Every parent knows that gut-wrenching feeling that you get when your child's health and wellness is put at risk.
Unfortunately, Mom, you can't protect them from everything!
Head injuries and concussions are an inevitable part of growing up, being active and playing sports. Football, soccer, ice hockey and lacrosse tend to have higher rates of concussions, so athletes playing these sports should be aware of the symptoms.
Read on to learn about what a concussion is, how to identify it and what to do if your child has one.
Symptoms of a concussion
A concussion is an injury to the brain most often caused by a direct blow or jolt to the head or body.
This impact causes the head to rapidly change direction and as a result, "shakes" the brain. This violent movement causes a "short circuiting" of the normal working of the brain cells and affects the way they communicate with each other. Think of it like a navigation system leading you to the wrong routes -- a concussion causes an abnormal functioning of the brain that can lead to a variety of symptoms.
What to Look For
You do not need to lose consciousness to have a concussion. In fact, most people who have a concussion are never actually knocked unconscious.
Every person is different in regards to the signs and symptoms of concussion. And it certainly does not help that it is often difficult to recognize the head injury that causes a concussion.
The most common physical symptoms of concussion include:
- Nausea and/or Vomiting
- Feeling off-balance or having difficulty maintaining balance
- Sensitivity to light and/or sound (For example: hearing music on the radio may give you a headache)
- Blurred vision or difficulty seeing
- A slower reaction time than usual
Read on to learn more about the symptoms of a concussion.
The Silent Three
In addition to the more obvious physical symptoms that you or your child may experience when afflicted with a concussion, there are also the "Silent Three," or the harder-to-detect symptoms.
The silent symptoms of concussion are most often noticed by observers such as parents, siblings or teachers. This is often the case because these are not physical symptoms which can cause the child pain, but rather changes in cognizance which can alter how the child interacts with their environment.
In other words, there is a potential change in one or more of the child's usual patterns such as the way that they think, sleep or act.
These symptoms may be clues that your child has a concussion:
If your child has more trouble getting to sleep, staying asleep or is sleeping more or less than usual and/or appearing more tired than usual, this may be an indication of concussion.
If you notice a change in your child's personality (i.e. they seem more irritable, sad/depressed, anxious/nervous or impatient), or they are having more frequent and severe mood swings, they may be suffering from a concussion.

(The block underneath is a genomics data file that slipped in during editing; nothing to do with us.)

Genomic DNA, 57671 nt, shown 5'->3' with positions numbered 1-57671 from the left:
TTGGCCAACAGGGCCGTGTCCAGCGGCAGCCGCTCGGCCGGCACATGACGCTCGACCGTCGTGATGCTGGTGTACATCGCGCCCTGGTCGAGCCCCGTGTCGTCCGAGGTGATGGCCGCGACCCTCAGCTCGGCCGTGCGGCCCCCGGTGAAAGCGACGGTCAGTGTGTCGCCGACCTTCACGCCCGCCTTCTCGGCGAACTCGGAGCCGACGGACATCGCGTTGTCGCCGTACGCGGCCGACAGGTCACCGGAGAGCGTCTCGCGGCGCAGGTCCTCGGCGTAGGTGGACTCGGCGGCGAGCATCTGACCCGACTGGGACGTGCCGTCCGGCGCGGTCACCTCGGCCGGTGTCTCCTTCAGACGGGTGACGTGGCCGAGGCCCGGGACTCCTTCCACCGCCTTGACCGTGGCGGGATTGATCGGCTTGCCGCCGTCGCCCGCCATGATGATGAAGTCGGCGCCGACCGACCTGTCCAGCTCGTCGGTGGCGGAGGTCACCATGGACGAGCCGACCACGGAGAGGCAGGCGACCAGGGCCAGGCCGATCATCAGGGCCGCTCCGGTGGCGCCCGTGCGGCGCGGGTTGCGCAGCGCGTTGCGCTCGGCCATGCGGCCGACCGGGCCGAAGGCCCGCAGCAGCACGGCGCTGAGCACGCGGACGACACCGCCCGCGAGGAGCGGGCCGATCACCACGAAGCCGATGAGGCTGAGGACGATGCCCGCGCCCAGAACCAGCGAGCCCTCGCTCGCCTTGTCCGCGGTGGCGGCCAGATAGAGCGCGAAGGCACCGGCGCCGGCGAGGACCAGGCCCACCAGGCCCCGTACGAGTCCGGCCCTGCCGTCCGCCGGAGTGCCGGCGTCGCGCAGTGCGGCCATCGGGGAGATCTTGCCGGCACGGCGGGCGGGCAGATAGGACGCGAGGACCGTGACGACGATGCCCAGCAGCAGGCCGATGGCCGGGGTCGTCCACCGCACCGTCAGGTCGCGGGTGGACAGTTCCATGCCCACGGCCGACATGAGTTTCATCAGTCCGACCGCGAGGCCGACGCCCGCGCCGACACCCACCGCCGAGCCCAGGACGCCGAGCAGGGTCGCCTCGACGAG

If your child (or an adult) appears slower to remember something when learning new information, has difficulty concentrating (such as in school or at work) or seems to be 'in a fog,' they may be suffering from a head trauma.
Treating a Concussion
So, I've identified a concussion in my child, what should I do next?
See the Doc
If you suspect that your child or loved one may have suffered a serious head injury and they are experiencing any of the above symptoms, first make an appointment with the family physician or pediatrician immediately.
It is important to note that a diagnosis of concussion cannot be made by a CT scan or MRI. Those tests can check for physical signs of injury, such as a fracture or bleeding, but they cannot diagnose the functionality of the brain, such as the changes that would indicate a concussion.
To help in the diagnosis of a concussion, a physician is needed in order to put the puzzle pieces together. A doctor can also complete a physical examination and possibly test the child's memory in order to see how well they are able to recall information.
If a concussion is suspected, the doctor may suggest another type of test, a computerized examination known as neurocognitive testing. This test tracks the child's ability to think, concentrate, learn and reason. It is often most helpful to compare the results to their pre-injury neurocognitive test (many schools offer this test before the start of sports seasons). However, even if your child has not had this type of test before, it can be an aid in tracking how well the child is recovering cognitively from their concussion.
Give it Time
It's a tough pill for a concerned mother to swallow, but when it comes to this type of injury, what your child needs most is some rest and relaxation.
Time is what will help the brain to heal from a concussion. This may mean avoiding loud noises such as television and the radio and keeping activity to a bare minimum.
Listen to what your physician says -- it may take weeks to months to go back to normal levels of activity depending on the severity of the injury. Be sure to keep in touch with your child's physician and school teachers in order to track the progress of your child's injury.